Entity Tags: US Department of Defense, Obama administration, Carl Levin, Afghan National Army, Afghan Ministry of Defense, Afghan Government, Afghan National Police, Afghan National Security Forces, Hamid Karzai, Barack Obama, David Barno
Timeline Tags: Complete 911 Timeline, War in Afghanistan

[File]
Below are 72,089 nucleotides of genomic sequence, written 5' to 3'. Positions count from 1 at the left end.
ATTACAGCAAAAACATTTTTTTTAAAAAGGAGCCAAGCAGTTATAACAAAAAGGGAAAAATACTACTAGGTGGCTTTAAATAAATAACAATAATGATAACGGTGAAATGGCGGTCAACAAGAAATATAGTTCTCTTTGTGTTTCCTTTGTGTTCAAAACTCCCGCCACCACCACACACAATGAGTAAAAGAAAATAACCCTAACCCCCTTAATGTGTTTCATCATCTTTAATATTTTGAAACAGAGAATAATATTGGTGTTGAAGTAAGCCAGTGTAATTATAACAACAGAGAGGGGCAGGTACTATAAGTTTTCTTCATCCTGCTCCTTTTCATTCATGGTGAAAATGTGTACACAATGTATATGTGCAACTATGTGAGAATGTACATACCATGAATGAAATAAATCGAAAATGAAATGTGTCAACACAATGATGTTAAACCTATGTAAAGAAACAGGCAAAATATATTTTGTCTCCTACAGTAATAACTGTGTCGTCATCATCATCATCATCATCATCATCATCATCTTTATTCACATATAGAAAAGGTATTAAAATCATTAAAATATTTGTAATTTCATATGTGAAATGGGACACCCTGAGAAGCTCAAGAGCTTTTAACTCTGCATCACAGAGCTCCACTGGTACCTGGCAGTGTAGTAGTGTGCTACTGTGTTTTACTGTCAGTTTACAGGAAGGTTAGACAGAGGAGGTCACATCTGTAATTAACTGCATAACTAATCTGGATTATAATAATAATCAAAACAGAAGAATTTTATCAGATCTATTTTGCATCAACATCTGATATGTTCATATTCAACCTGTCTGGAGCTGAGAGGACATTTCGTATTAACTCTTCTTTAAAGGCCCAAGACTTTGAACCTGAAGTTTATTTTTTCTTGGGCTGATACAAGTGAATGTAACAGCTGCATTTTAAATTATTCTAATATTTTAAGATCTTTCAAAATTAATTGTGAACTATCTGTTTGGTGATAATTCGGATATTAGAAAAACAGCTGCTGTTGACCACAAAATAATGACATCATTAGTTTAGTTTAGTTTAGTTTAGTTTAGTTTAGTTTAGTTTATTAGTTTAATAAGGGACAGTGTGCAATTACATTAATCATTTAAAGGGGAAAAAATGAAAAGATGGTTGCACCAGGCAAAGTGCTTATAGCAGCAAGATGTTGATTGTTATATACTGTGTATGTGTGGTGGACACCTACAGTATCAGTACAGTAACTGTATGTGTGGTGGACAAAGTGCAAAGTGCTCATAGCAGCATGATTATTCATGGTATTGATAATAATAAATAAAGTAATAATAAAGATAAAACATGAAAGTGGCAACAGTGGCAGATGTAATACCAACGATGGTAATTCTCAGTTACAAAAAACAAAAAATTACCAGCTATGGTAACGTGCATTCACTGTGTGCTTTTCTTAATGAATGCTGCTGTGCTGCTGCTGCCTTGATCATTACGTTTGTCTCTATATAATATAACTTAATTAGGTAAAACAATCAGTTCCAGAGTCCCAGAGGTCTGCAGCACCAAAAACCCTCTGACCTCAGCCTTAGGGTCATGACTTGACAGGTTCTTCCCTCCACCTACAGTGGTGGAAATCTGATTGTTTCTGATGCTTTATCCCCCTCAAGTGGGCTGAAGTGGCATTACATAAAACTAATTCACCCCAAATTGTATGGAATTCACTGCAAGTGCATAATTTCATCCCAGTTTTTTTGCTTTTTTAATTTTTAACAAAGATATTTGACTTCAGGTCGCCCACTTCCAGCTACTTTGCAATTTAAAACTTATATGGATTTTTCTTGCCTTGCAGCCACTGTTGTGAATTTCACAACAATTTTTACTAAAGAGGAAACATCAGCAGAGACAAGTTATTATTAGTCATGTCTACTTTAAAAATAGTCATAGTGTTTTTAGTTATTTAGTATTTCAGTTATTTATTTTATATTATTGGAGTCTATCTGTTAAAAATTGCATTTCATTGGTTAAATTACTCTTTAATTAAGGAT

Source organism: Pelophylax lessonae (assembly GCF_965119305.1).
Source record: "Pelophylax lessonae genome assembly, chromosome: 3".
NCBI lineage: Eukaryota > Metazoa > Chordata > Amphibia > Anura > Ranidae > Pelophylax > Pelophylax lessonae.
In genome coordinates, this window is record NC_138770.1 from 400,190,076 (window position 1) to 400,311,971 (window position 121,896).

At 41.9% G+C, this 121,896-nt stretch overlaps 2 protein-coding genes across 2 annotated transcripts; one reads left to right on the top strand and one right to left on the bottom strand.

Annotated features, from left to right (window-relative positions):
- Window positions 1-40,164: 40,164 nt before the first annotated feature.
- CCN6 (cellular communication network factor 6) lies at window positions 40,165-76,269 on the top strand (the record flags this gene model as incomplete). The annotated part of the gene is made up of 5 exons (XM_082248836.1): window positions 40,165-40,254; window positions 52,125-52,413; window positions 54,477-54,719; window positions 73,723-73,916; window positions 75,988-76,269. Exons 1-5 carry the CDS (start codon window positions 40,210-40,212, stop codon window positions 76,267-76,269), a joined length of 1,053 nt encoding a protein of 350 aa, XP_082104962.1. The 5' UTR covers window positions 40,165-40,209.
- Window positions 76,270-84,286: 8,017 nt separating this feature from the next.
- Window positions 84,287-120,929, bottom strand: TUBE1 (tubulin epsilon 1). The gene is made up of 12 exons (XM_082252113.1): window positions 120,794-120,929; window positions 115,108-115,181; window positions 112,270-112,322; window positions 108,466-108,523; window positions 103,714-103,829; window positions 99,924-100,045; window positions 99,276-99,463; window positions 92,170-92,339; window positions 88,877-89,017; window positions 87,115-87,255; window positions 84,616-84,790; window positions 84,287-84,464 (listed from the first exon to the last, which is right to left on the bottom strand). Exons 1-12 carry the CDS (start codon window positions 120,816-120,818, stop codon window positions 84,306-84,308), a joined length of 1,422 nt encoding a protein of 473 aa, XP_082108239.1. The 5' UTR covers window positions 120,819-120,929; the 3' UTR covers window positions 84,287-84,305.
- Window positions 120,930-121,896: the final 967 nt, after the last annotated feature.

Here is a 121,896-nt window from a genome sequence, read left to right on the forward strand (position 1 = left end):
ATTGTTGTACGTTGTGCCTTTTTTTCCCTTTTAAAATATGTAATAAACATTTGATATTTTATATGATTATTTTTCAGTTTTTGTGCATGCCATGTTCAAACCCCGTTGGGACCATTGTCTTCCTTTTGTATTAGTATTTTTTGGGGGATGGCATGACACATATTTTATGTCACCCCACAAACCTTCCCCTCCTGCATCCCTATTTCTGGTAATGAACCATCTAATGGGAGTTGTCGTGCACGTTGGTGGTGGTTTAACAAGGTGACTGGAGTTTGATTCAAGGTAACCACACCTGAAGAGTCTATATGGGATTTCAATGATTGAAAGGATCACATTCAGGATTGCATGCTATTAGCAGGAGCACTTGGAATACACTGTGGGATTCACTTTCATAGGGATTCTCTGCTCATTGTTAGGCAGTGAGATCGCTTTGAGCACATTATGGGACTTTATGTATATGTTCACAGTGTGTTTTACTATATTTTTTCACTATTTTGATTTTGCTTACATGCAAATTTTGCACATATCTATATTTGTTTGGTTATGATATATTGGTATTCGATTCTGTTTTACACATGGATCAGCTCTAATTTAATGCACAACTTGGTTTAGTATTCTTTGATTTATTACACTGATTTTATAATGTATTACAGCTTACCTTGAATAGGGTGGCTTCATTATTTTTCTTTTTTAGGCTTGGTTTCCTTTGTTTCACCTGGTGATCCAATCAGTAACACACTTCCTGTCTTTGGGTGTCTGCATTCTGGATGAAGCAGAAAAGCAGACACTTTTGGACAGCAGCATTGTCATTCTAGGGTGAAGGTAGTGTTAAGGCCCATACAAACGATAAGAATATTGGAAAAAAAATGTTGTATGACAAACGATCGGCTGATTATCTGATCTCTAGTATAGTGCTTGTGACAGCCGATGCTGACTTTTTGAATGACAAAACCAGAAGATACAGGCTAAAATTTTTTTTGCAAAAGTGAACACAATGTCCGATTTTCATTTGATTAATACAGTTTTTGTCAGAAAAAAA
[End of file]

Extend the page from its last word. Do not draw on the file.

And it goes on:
President Obama formally announces his administration’s war strategy for Afghanistan and Pakistan, explicitly linking the two countries in a shared threat assessment requiring a comprehensive regional approach that commits US police and army trainers to Afghanistan, promises an enlargement of Afghan Security Forces, and a requests a boost in funding for Pakistan. The president specifically announces a deployment of 4,000 US troops to train Afghan Army and Police while calling for an accelerated effort to enlarge these forces to an army of 134,000 and a police force of 82,000. The Interagency Policy Group White Paper on the strategy suggests the build-up of Afghan Security Force numbers is only a first step. “Initially this will require a more rapid build-up of the Afghan Army and police up to 134,000 and 82,000 over the next two years, with additional enlargements as circumstances and resources warrant,” reads the paper. [The White House, Office of the Press Secretary, 3/27/2009; Interagency Policy Group, 3/27/2009 ] The New York Times, reporting a day in advance of the announcement, notes that the new strategy will not explicitly endorse the request from American commanders to increase the Afghan national security forces to 400,000 as it had reported earlier in the week (see March 18, 2009). [New York Times, 3/26/2009] Commenting later on Obama’s strategy, retired Army Lieutenant Colonel John Nagl, one of the chief architects of the nation-building counterinsurgency doctrine, will say that Obama’s troop increase and trainer push falls short and is a merely a “down payment” on what needs to be done to secure Afghanistan (see March 31, 2009).